We have a good clue that robots would not revolt with Hollywood, Asmovian fury, because we know how computers act. Computers, when they malfunction, merely end up not performing their higher-purpose requirement, like starting up Wolfenstein, because of a low-level function, like the failure to read the game’s save file (which is due to some failure of an even lower-level function that I’m not familiar with). Computer applications, when they malfunction, don’t end up somehow performing another higher-level function. My corrupted Wolfenstein save file isn’t going to launch Halo 5 with a matching percentage of completion. Applications will just break down in some manner once they get out of the gate.
Apply this thought to robots. What would it look like? A malfunctioning shelf-stocking robot wouldn’t end up going on a murder spree—he’d put a few boxes in the wrong place. A Roomba with its wires crossed isn’t going start cutting the wifi connection power or putting cyanide in the orange juice. It will fart out some dust bunnies and keep banging into the living room floor’s molding.
Someone give me counterarguments.
Jill and Ed bring up a simple and effective point: a revolution could happen, but only with the insistence of an agency outside the system, ie., a malicious programmer. Systems, like a robot, has boundaries by definitions, and they can’t do something as complex as social revolution without reprogramming the entire system.
Real world example: I’ve worked on a money transfer process for a website before. A defect in that programming wouldn’t send money, say, to another bank instead of my exterminator. To interact with another bank involves a good dozen interactions, most of which involve control access and permissions gates. That sort of thing just doesn’t happen by accident. A building doesn’t explode and crumble to form another building just as complex. It turns to dust.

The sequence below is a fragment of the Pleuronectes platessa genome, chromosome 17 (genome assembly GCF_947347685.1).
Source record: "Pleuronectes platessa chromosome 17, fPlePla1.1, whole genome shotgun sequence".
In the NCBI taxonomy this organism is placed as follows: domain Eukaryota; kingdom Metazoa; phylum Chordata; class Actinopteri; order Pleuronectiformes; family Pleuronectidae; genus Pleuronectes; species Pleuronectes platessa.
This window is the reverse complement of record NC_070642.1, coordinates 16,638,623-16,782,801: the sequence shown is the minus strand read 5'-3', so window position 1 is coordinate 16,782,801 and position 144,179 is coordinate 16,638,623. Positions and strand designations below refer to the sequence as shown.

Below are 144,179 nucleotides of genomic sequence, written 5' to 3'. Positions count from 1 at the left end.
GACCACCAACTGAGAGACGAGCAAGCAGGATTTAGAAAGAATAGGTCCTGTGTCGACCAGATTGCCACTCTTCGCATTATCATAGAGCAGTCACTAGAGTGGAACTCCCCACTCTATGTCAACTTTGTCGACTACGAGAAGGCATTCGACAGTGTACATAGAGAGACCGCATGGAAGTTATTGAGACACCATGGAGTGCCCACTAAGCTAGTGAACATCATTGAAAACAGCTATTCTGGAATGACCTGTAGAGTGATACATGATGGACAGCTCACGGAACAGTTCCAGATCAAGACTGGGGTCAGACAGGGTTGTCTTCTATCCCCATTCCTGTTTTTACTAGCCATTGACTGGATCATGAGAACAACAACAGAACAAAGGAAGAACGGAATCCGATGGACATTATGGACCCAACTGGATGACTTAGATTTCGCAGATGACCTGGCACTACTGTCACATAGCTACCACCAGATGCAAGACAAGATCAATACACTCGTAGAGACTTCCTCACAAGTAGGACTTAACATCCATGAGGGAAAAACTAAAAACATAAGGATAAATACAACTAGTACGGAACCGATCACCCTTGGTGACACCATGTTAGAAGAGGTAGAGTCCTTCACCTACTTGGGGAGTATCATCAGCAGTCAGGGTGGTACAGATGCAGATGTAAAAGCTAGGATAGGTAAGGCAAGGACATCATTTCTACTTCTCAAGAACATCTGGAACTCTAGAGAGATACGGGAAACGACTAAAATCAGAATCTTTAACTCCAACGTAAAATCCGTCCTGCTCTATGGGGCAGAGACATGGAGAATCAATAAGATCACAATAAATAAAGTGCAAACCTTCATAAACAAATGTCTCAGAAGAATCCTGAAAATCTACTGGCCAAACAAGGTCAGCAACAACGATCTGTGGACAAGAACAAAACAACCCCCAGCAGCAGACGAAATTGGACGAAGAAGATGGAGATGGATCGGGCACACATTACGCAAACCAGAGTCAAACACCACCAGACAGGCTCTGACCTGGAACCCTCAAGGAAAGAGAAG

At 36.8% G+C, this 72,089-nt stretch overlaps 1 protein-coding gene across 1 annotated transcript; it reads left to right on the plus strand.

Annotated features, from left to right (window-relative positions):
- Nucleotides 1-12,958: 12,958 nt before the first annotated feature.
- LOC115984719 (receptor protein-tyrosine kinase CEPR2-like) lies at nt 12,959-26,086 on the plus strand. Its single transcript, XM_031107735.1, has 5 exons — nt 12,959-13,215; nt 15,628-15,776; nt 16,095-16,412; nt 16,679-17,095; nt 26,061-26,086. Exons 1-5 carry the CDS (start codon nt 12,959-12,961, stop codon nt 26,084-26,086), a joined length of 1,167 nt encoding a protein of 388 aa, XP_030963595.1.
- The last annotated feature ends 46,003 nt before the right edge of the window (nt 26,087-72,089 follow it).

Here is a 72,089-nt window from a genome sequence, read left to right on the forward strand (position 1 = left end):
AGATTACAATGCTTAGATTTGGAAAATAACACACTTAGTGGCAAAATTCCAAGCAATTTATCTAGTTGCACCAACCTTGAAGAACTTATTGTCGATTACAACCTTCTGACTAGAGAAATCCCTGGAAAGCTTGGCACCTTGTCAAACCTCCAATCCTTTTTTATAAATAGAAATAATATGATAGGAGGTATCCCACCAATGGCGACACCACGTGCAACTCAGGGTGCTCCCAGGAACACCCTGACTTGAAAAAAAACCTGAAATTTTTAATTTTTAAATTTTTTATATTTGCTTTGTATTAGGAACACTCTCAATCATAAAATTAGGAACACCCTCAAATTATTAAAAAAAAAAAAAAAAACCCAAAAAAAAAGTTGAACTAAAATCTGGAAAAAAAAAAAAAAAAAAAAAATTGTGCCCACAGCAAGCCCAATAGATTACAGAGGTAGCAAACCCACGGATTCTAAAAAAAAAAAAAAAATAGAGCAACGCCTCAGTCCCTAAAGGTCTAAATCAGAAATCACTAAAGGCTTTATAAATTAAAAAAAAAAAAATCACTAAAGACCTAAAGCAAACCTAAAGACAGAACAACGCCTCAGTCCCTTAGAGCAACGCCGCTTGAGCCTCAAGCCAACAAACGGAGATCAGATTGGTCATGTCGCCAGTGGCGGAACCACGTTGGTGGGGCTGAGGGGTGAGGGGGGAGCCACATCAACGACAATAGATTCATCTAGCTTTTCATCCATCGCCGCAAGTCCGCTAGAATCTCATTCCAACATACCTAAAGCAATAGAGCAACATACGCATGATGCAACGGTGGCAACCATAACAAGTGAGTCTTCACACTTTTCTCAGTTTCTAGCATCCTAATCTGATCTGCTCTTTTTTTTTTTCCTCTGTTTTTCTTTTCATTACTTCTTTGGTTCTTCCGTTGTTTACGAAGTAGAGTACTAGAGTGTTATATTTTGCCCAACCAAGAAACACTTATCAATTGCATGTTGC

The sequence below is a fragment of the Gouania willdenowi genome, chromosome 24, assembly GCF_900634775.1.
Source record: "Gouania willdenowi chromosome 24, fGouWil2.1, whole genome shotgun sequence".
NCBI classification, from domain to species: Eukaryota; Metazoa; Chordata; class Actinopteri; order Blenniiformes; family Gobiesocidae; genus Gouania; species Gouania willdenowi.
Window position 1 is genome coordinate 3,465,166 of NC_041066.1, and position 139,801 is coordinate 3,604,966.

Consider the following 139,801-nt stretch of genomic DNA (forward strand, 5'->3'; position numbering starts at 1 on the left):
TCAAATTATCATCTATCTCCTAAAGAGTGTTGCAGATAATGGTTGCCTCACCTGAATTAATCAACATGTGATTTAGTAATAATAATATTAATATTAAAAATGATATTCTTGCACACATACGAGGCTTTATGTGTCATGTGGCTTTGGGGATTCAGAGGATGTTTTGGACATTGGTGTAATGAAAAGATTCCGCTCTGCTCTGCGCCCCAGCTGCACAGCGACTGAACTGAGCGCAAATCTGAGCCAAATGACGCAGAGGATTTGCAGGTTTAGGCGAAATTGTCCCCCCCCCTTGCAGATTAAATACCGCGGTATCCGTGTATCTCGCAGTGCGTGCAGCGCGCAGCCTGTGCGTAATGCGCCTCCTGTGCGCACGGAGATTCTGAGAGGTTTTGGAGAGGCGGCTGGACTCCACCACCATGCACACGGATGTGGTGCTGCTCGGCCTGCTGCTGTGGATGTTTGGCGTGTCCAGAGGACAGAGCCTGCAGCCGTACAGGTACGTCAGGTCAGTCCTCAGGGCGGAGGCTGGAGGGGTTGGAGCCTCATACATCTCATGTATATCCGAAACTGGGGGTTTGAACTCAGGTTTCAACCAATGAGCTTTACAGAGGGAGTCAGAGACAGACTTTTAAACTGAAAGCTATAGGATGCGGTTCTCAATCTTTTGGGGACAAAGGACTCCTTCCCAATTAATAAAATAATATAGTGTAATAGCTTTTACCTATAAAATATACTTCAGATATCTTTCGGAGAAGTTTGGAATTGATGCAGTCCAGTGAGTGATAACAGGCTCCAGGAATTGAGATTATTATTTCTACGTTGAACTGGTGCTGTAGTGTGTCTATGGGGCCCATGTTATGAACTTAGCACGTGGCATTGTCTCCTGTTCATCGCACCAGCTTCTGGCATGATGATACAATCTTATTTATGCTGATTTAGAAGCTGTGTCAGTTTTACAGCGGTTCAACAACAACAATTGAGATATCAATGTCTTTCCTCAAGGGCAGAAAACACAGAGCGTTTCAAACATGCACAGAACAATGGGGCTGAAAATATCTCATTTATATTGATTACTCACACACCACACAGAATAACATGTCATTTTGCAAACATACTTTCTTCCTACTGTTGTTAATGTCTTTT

Websites can’t reach into most machine resources. I can’t program a website that will change the background image on your desktop. But what I could (if I knew how) write a Trojan horse program that changes your background photo into a tiled MacGyver collage. But that is acting outside the http system via the Trojan, into the user’s local machine system.
I found a solution for shuffling videos between multiple YouTube playlists, in case anyone is in a rare situation where they need to do this. For some reason, YouTube caps the video count at 200 when you embed a playlist on another site, though the playlist may contain way more that 200. Embedding playlists also disables the shuffler.
I like to listen to some of my playlists at work, but streaming directly on YouTube is rather slow; embedding the playlists on a plnkr.co page is my workaround…but that brings the no-shuffle, 200-video-limit into the mix (har har). But with this randomizer, you can shuffle videos between any playlists, even from different users. There’s probably a way to do this programmatically using YouTube’s APIs, but I didn’t have the inclination to spend the time on it.
Here’s the permalink for my three playlists. It’s also neat that the page title changes with each video, so if I hear a song I’m not familiar with, I just have to hover over the browser tab in Chrome to see the title.
Consider the source (the video will start at the beginning part of the conversation, for proper context): Molyneux is an atheist who is 150% invested in the Western philosophical legacy, stretching all the was back to the big three—Socrates, Plato, and Aristotle. Admitting that reason and evidence isn’t the panacea it’s purported to be is telling. He mentioned it in previous videos, but not quite so succinctly (or profanely).